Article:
Although WCL sought to argue that the trustees’ description of Beatrice Lane as a “right of way” was strong evidence that it was not a public road, Crow J disagreed, considering that “right of way” could either refer to a private right of way (i.e. an easement), or a public right of way (i.e. a public road). [66]–[67]. The State, meanwhile, sought to argue a third way: that Beatrice Lane constituted not an easement by a “private right of way” which guaranteed access of the owners of the subdivided estates to the rears of their properties. [70]–[72]. Crow J disagreed, noting that the private rights of way considered by the authorities referred to by the State related only to rights which terminated at a particular place (e.g. a particular house), which was not applicable here. [73]–[74].

Justice Crow considered that the absence of a certificate of title being issued for Beatrice Lane was an indication that the Registrar-General treated it as a public road. [126]. His Honour further noted that the trustees at the time of subdivision included then-Chief Justice of the Supreme Court, Sir James Cockle, then-Justice Sir Charles Lilley, Sir Samuel Griffith, and several other notable politicians and public servants. [137]–[144]. Their knowledge of the law as it then stood, their ability to create interests in the land through various means and of the commercial reasons for providing access to the rear of the subdivided land (which they advertised) were all relevant considerations in determining whether they intended to dedicate Beatrice Lane as a public road. [124]–[176].

Crow J considered that the trustees, acting in “an orthodox, lawful, commercial and honourable way” would have registered any easements which they created, and would have insisted on paying rates in respect of Beatrice Lane if they had not intended it to be a public road. [156]–[157]. Further, his Honour found there to be good commercial imperatives for creating a public road. [159]–[165]. Based upon the “calibre and position” of the trustees at the time of the subdivision, his Honour further doubted that the trustees would have been ignorant, indifferent or careless in relation to the rights relating to Beatrice Lane. [172]–[175].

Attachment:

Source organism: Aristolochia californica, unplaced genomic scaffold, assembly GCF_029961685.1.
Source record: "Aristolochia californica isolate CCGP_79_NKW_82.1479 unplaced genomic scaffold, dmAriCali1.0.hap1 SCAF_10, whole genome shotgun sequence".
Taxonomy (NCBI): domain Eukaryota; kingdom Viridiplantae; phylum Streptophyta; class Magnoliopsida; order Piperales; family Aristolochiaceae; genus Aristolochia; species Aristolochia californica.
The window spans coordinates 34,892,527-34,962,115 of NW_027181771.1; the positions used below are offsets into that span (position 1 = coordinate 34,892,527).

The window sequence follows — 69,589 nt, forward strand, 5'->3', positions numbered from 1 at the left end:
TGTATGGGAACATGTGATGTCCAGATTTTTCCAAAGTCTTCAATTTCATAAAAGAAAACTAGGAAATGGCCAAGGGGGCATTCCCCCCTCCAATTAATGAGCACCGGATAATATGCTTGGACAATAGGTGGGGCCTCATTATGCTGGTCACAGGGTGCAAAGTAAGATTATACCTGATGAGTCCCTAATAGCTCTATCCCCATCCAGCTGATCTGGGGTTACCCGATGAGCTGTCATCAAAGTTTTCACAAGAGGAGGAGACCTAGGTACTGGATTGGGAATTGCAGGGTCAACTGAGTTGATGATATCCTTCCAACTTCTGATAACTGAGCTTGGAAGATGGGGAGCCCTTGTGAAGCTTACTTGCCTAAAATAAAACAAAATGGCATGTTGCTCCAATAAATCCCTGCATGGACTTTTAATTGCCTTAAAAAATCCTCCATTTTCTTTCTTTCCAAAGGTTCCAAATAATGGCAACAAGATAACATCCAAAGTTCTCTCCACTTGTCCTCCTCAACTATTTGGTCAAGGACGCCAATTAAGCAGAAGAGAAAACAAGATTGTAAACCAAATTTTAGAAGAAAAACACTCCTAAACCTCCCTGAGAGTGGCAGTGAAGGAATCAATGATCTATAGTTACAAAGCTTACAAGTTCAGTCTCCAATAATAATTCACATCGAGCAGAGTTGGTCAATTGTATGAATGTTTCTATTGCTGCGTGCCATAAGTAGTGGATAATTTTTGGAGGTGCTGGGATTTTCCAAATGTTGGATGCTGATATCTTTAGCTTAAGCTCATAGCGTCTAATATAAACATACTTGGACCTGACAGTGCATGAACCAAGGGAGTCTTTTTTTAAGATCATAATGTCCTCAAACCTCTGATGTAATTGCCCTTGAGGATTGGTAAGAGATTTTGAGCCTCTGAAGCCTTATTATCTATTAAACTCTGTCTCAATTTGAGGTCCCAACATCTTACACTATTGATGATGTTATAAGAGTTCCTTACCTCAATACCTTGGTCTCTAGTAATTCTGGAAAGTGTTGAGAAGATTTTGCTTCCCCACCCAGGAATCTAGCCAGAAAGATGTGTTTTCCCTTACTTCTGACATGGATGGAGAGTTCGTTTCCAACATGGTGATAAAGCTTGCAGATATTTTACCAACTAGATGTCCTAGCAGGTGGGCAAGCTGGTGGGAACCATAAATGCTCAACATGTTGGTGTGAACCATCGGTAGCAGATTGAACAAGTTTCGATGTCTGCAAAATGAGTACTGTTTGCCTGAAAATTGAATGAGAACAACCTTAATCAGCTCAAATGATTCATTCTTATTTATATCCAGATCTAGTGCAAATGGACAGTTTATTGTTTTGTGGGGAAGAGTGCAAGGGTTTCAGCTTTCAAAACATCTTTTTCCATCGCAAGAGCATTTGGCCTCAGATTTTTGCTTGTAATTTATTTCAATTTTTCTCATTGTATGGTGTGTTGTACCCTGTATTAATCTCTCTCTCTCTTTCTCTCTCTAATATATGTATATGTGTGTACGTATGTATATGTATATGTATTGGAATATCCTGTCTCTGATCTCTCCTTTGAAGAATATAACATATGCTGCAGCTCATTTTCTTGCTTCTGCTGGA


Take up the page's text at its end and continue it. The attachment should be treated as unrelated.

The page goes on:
Crow J concluded that it was the intention of the trustees to dedicate Beatrice Lane as a public road. [176].

His Honour next turned to the second condition for the creation of a public road: acceptance by the public. On the evidence, his Honour found that Beatrice Lane was considered by the Council to be a laneway for general traffic, was open to the public until recently, has been used frequently and was considered, by at least 1896, to be a general laneway for public use. [177]–[183]. Accordingly, Crow J concluded that the public had accepted the public dedication by the trustees of the land as a public road. [183].

Next, Crow J turned to whether the trustees had the authority to dedicate Beatrice Lane as a public road. Under s 6 Grammar Schools Act 1860, the trustees were prohibited from alienating property without the sanction of the Governor and the Executive Council. [184]. In considering this point, his Honour noted that the presumption of regularity favoured the trustees’ having lawfully subdivided the land. [185]. Further, while there was no evidence that the alienation was properly sanctioned, there was also no evidence that it was not. [187]. In the circumstances, and given the status of the trustees, Crow J concluded that the presumption of regularity was sufficient to dispose of this point in Orb’s favour. [188].

Turning finally to the form of orders, both Orb and the State sought orders under s 369 Land Act 1962, which related to the dedication of roads to the public by private persons, that part of the land vested in the Crown. [189]–[190]. However, the Crown submitted that s 369 should follow the common law position: that only such land which is necessary to preserve the public’s incorporeal right to pass over the right of way should be vested. [191]. Justice Crow held that the focus of s 369 was on the area delineated upon the relevant plan. [193]–[196]. As such, it changed the common law position. [197].

In the event, Crow J made the orders sought by Orb. [200].

M Paterson